Majoring in the Minors: Haggai

Even after the rebuilding of the temple commences, a second threat to its progress arises. The new temple built in their impoverished condition is not nearly as impressive as Solomon’s original structure. Haggai asks a progressive series of rhetorical questions, “Who is left among you who saw this house in its former glory? How do you see it now? Is it not as nothing in your eyes?” (2:3) When we look at the state of our churches, we may be tempted to engage in cynicism and golden-age fetishizing, or withdraw for more promising prospects. But Haggai does not end with negative rebukes. He concludes with strong promises of God’s faithfulness to his purposes.

Some people build bookshelves, cabinets, or houses. Some build investment portfolios. Some amass niche collections of books, art, or memorabilia. Some build new businesses or non-profit organizations. Some focus on building their careers or their families. Many Christians in our day are engaged in the work of church planting and many others are in revitalization scenarios. Every building project has its ebb and flow, its setbacks and stages, and any project of significant scale takes patience, persistence, passion, and focus. You build what you care about. God himself is a builder. Hence, two of the twelve minor prophets, Haggai and Zechariah, are behind a massive building project. A re-building project, to be precise: the rebuilding of a temple for God’s worship and reputation.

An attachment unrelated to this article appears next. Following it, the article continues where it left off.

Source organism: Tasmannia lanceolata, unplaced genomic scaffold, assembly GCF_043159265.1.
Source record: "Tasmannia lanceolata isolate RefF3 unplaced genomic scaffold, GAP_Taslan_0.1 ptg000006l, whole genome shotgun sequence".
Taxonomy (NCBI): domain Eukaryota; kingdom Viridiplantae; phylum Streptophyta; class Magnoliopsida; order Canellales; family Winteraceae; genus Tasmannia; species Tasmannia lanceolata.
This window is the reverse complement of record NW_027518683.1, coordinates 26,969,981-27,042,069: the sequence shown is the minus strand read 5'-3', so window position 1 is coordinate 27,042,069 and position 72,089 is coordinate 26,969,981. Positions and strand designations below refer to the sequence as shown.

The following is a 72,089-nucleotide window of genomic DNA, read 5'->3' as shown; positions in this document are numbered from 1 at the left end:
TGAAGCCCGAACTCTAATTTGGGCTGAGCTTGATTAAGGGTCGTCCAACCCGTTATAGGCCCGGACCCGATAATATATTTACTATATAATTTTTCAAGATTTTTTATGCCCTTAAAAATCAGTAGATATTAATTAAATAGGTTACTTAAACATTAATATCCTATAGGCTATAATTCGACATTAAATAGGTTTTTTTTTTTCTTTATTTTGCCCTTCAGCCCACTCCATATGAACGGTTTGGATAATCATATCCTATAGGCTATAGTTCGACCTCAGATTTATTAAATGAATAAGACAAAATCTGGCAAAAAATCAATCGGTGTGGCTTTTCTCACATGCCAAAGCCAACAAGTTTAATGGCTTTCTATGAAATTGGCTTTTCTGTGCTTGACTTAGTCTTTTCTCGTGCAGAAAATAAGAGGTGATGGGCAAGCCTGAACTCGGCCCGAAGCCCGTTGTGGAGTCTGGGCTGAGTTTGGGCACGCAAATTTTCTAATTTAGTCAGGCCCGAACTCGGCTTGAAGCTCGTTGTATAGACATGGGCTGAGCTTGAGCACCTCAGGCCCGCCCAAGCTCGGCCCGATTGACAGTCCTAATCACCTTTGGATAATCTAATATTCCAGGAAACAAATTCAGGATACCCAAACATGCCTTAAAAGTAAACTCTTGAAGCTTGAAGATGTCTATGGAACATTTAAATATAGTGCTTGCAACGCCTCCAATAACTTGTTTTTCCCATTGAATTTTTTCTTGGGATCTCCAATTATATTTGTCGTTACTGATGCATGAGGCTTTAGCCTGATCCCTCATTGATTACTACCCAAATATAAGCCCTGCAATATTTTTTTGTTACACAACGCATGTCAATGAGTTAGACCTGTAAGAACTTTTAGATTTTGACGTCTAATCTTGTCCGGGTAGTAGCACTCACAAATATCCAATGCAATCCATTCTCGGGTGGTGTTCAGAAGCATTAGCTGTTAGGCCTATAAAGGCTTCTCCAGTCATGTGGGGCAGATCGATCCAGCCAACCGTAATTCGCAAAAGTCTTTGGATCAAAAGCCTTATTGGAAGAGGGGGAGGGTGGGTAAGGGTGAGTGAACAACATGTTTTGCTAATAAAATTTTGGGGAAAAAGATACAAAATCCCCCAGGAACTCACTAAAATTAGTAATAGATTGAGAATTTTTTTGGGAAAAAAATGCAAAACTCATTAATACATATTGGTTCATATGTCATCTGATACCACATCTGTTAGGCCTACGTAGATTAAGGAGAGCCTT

The great fact at the foundation of the Old Covenant was the Exodus from slavery in Egypt. The great the foundation for the New Covenant, from the vantage point of the prophets, is the return from exile. (Jer. 16:14-15) Along with this return comes the rebuilding of the temple destroyed by King Nebuchadnezzar in 586 BC. Having transgressed the terms of the first covenant, the people of God have suffered the curses outlined by Moses. The result of their sin has been a 70-year exile into Babylon. But, “the gifts and calling of God are irrevocable.” (Rom. 11:29) God has a plan to rebuild. And, since “the Lord GOD does nothing without revealing his secret to his servants the prophets,” (Amos 3:7) we have two prophetic books dealing with rebuilding.

The great scribe of the long awaited return from exile sets the scene for the work of these two prophets in Ezra 5:1-2. This passage mentions two other key leaders these prophets inspired to take up the work: a local Jewish magistrate, Zerubbabel, and the high priest Joshua.

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